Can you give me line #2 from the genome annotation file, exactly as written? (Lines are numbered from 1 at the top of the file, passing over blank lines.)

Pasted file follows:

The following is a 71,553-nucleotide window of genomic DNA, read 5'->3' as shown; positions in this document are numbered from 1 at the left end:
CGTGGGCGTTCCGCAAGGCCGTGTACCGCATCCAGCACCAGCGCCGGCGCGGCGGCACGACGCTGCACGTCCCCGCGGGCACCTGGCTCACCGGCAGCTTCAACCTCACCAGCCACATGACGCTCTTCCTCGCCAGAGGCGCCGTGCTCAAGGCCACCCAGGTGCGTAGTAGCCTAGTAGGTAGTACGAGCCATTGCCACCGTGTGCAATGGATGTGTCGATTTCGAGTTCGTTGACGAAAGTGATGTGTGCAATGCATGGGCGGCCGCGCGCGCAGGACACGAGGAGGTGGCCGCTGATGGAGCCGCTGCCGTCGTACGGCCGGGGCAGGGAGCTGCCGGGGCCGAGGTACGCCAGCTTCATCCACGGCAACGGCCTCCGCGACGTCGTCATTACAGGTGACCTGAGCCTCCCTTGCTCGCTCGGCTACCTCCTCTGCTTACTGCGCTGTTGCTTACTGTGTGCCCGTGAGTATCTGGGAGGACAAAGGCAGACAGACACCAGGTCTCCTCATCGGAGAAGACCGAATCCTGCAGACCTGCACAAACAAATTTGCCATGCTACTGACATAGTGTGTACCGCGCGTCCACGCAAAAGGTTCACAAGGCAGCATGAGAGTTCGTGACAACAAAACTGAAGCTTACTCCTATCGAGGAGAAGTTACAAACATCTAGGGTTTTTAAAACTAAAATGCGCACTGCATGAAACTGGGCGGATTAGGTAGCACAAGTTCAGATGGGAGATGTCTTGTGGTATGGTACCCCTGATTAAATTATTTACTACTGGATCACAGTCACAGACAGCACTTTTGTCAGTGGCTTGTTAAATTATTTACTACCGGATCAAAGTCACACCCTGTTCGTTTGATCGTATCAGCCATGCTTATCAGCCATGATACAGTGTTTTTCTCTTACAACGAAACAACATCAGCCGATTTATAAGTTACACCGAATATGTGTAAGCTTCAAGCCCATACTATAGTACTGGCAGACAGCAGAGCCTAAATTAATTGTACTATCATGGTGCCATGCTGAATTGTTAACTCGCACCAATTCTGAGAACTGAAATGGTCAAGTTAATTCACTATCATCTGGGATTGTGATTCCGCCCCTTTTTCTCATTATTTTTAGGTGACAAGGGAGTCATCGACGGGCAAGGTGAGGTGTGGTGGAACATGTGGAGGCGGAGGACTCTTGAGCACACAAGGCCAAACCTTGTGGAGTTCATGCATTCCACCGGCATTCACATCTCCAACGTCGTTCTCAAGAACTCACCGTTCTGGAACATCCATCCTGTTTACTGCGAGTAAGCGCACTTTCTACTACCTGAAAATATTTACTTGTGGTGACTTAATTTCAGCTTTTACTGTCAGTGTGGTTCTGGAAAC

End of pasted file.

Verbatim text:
CGTGGGCGTTCCGCAAGGCCGTGTACCGCATCCAGCACCAGCGCCGGCGCGGCGGCACGACGCTGCACGTCCCCGCGGGCACCTGGCTCACCGGCAGCTTCAACCTCACCAGCCACATGACGCTCTTCCTCGCCAGAGGCGCCGTGCTCAAGGCCACCCAGGTGCGTAGTAGCCTAGTAGGTAGTACGAGCCATTGCCACCGTGTGCAATGGATGTGTCGATTTCGAGTTCGTTGACGAAAGTGATGTGTGCAATGCATGGGCGGCCGCGCGCGCAGGACACGAGGAGGTGGCCGCTGATGGAGCCGCTGCCGTCGTACGGCCGGGGCAGGGAGCTGCCGGGGCCGAGGTACGCCAGCTTCATCCACGGCAACGGCCTCCGCGACGTCGTCATTACAGGTGACCTGAGCCTCCCTTGCTCGCTCGGCTACCTCCTCTGCTTACTGCGCTGTTGCTTACTGTGTGCCCGTGAGTATCTGGGAGGACAAAGGCAGACAGACACCAGGTCTCCTCATCGGAGAAGACCGAATCCTGCAGACCTGCACAAACAAATTTGCCATGCTACTGACATAGTGTGTACCGCGCGTCCACGCAAAAGGTTCACAAGGCAGCATGAGAGTTCGTGACAACAAAACTGAAGCTTACTCCTATCGAGGAGAAGTTACAAACATCTAGGGTTTTTAAAACTAAAATGCGCACTGCATGAAACTGGGCGGATTAGGTAGCACAAGTTCAGATGGGAGATGTCTTGTGGTATGGTACCCCTGATTAAATTATTTACTACTGGATCACAGTCACAGACAGCACTTTTGTCAGTGGCTTGTTAAATTATTTACTACCGGATCAAAGTCACACCCTGTTCGTTTGATCGTATCAGCCATGCTTATCAGCCATGATACAGTGTTTTTCTCTTACAACGAAACAACATCAGCCGATTTATAAGTTACACCGAATATGTGTAAGCTTCAAGCCCATACTATAGTACTGGCAGACAGCAGAGCCTAAATTAATTGTACTATCATGGTGCCATGCTGAATTGTTAACTCGCACCAATTCTGAGAACTGAAATGGTCAAGTTAATTCACTATCATCTGGGATTGTGATTCCGCCCCTTTTTCTCATTATTTTTAGGTGACAAGGGAGTCATCGACGGGCAAGGTGAGGTGTGGTGGAACATGTGGAGGCGGAGGACTCTTGAGCACACAAGGCCAAACCTTGTGGAGTTCATGCATTCCACCGGCATTCACATCTCCAACGTCGTTCTCAAGAACTCACCGTTCTGGAACATCCATCCTGTTTACTGCGAGTAAGCGCACTTTCTACTACCTGAAAATATTTACTTGTGGTGACTTAATTTCAGCTTTTACTGTCAGTGTGGTTCTGGAAAC